Dancehall days return
A new take on the showband era will be hucklebucking all the way to ahop near you, writes Tony Clayton Lea
'Now here's a dance you should know - hey! - Baby when the lights are low - hey!" The audience, smelling as fresh as newly plucked roses, entered the ballrooms - hoofing and lemonade only venues - and the showbands sent 'em home sweatin', having danced the hucklebuck to Timbuktu and back again.
The gauche simplicity of Ireland's entertainment industry in the late 1950s and 1960s - when Irish showbands, their managers and the venue owners ruled the land, when the audiences preferred well-drilled cover versions of known UK and US chart hits over original material - now seems aeons away from this country's well-oiled and engineered pop and rock music successes.
Yet, the current nationwide tour of Dance Hall Qs & Hucklebuck Shoes aims to bring back memories if not audiences to the much-maligned genre as it travels the length and breadth of Ireland over the next six weeks.
For more than two-and-a-half hours and across songs such as The Hucklebuck, From the Candy Store, Good Lookin' Woman and The Wedding Dress to If I Could Choose, Little Arrows, and Walkin' the Streets in the Rain, the show will aim to prove there's more to pop life than MTV.
The selling point is not the brass neck of its creator - showband veteran Hugh Hardy, former manager of Larry Cunningham & The Mighty Avons, Art Supple & The Victors and The Royal Showband - but that siblings of three of the showband era's biggest stars will portray their parents. Richard Rock, Claudine Day and Brian Dunphy will represent Dickie Rock, Eileen Reid and Sean Dunphy. As ideas go, it's inspired in a sideshow kind of way; that it smacks of opportunism is part of its ghoulish charm.
People such as Bob Geldof and Bono have said the showband ethos stifled creativity, and that it had an economic philosophy that focused on profit above all else, which is undoubtedly true. But city chaps Bob and Bono arrived from the suburbs into a largely parochial Irish music scene; they - and others with an equally disdainful attitude towards the single most important pop cultural change to happen to rural and provincial Ireland - had the benefit of the influx of UK and US rock mores through magazines, as well as a widening of social and cultural avenues through British TV. Rural Irish people coming out of the 1950s - blinking wide-eyed into a new decade - had little beyond a single television station and the local dances in the parish halls. The latter were family affairs presided over by the parish priest; strangers were viewed with suspicion and convent-educated girls would be told by the nuns to leave a space for the Holy Ghost between them and their male partners.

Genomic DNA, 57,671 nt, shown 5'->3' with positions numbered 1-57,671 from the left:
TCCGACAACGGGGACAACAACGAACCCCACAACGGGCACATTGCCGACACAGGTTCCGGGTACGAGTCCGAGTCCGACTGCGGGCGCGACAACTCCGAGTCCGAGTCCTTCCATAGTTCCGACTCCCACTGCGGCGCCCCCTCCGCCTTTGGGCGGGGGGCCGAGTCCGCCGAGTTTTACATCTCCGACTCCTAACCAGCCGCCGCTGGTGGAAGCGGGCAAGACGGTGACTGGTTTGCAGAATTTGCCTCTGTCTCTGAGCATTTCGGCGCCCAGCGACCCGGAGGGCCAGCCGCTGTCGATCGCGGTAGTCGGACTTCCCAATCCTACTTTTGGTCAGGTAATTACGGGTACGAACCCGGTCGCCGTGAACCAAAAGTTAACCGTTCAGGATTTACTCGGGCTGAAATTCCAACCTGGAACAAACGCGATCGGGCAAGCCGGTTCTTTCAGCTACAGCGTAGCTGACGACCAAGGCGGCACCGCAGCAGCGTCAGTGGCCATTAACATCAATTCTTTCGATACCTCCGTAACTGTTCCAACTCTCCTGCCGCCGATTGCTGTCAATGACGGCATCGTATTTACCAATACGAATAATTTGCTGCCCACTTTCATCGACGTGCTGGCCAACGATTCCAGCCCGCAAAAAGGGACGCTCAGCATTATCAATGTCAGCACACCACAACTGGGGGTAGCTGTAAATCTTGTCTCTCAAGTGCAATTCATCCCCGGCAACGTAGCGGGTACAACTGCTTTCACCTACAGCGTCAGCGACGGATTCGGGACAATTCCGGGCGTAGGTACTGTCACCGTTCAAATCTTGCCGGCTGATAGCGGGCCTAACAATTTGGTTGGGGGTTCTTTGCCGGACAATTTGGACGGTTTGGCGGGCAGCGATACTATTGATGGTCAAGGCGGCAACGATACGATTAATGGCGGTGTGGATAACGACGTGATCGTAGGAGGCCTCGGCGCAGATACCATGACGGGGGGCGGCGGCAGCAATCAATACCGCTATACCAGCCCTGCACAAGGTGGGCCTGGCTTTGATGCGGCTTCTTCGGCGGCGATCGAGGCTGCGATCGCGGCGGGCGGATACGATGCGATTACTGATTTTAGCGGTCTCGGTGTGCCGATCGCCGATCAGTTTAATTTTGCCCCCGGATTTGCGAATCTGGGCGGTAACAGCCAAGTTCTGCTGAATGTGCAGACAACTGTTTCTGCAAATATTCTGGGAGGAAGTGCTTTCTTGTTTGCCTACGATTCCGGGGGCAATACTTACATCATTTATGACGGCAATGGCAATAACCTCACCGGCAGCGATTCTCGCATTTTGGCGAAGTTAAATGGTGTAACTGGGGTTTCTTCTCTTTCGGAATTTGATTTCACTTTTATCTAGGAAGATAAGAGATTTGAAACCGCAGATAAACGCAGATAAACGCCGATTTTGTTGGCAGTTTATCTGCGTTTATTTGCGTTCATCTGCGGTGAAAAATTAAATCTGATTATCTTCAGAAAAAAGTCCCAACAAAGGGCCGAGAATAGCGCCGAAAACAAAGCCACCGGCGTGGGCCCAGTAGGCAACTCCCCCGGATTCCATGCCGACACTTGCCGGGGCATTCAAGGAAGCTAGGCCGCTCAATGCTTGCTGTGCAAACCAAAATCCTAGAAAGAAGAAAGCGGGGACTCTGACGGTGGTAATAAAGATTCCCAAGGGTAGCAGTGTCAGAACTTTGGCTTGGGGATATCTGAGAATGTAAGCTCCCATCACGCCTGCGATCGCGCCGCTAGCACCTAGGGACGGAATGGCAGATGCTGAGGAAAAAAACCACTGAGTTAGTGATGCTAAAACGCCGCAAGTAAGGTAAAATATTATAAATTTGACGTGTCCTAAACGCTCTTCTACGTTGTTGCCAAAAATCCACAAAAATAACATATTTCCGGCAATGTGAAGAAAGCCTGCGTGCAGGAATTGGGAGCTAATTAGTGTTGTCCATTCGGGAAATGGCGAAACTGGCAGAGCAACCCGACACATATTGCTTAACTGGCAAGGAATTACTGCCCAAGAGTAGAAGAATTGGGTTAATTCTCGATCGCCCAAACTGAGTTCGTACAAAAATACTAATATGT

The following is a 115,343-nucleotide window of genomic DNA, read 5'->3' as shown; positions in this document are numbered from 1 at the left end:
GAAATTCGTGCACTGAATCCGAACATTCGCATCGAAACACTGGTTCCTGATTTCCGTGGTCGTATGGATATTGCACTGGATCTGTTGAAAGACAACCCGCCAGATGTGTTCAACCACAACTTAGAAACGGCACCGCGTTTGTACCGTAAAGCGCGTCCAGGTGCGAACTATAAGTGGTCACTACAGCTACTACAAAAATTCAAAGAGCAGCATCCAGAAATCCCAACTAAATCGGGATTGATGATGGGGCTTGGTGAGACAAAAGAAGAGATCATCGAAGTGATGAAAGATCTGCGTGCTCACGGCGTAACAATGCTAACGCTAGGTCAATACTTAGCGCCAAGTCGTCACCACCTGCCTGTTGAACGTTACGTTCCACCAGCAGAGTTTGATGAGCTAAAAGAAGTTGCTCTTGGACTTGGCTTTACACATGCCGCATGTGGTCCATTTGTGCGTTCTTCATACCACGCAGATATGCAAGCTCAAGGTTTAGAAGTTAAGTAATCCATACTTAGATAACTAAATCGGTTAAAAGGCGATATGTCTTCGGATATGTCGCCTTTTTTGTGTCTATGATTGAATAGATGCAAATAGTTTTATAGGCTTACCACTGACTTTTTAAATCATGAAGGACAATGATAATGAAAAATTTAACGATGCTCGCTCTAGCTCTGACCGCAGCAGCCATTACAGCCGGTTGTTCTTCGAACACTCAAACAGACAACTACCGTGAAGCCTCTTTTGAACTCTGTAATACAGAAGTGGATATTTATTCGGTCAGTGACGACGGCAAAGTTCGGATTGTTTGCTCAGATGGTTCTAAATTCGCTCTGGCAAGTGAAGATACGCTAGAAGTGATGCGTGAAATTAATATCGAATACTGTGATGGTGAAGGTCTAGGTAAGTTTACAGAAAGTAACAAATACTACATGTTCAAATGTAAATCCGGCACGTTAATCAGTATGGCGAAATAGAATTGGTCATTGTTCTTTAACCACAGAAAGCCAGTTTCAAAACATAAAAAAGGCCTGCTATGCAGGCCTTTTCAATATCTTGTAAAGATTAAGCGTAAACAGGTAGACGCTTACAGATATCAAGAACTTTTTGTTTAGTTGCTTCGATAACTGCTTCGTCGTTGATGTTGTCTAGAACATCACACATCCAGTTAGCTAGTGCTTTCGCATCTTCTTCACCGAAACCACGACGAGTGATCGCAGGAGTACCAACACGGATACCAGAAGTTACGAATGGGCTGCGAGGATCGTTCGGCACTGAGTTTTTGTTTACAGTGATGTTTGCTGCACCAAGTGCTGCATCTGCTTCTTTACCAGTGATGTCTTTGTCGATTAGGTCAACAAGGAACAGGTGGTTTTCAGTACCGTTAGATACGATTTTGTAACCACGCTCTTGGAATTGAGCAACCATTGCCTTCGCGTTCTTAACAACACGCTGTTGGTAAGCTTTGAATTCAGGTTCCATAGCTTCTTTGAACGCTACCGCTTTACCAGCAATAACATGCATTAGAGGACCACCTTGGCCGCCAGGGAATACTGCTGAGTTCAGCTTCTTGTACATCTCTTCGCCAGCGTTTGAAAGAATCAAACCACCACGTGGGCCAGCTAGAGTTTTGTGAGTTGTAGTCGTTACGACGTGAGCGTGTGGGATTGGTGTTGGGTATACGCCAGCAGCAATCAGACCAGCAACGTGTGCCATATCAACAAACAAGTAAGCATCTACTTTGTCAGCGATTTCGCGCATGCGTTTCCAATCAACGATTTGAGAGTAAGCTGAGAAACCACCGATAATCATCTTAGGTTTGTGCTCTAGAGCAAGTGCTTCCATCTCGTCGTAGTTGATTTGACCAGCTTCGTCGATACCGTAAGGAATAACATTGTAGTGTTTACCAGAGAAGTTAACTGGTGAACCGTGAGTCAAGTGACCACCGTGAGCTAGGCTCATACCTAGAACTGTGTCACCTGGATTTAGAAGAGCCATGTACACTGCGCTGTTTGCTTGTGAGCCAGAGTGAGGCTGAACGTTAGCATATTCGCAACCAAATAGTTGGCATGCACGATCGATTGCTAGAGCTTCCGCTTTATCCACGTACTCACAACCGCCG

The change to these sedate proceedings came along in the late 1950s through The Clipper Carlton, a Strabane showband whose introduction of a show segment playing UK and US hits - heard via Radio Luxembourg's broadcasts on Sunday nights - revolutionised the music. In the slipstream of The Clipper Carlton came a veritable Niagara: The Cotton Mill Boys, The Virginians, The Real McCoy, The Cadets, The Nevada, The Sands, The Miami, The Drifters, The Pacific, The Freshman and The Capitol. These are just some of the showbands that set the pace for a newer, less conservative but not necessarily creative Ireland in the 1960s. Not that any of the showbands or their managers cared a whit about the integrity of the struggling artist. Dickie Rock - the boy soprano from Cabra, Dublin, who was discovered in The Kingsway Ballroom in Parnell Square - remembers it well.
"We had no pretensions about writing original material," says the man of whom the phrase "spit on me, Dickie" was coined (and no, he has no idea where it came from). "Bono, for example, a man who is so successful as him, criticising showbands of years ago - that's bad form, you know? We were just entertainers, we wanted to be on stage entertaining people. Original is not necessarily good, anyway; the Beatles had some great songs, but they also had some terrible ones. The great stars - Elvis Presley, Frank Sinatra - rarely wrote their own material.
"The whole showband era was mostly lads out on stage entertaining an audience that wanted to dance. It's as simple as that."
Rock admits to jumping on the showband bandwagon, like many before and after him, but such an attitude was generated by the quick-buck excitement created by avid audience attendances.
"I feel now that I was so lucky. When I had my first hit record in 1963, I remember saying to Murty Quinn, who was the trombone player in the band, that if we get five years out of this we'd be doing well. I came from a working class family in Cabra, and we wouldn't have had plenty of money; life certainly wasn't cushy. I'd be getting £20 a week when my father was on half that."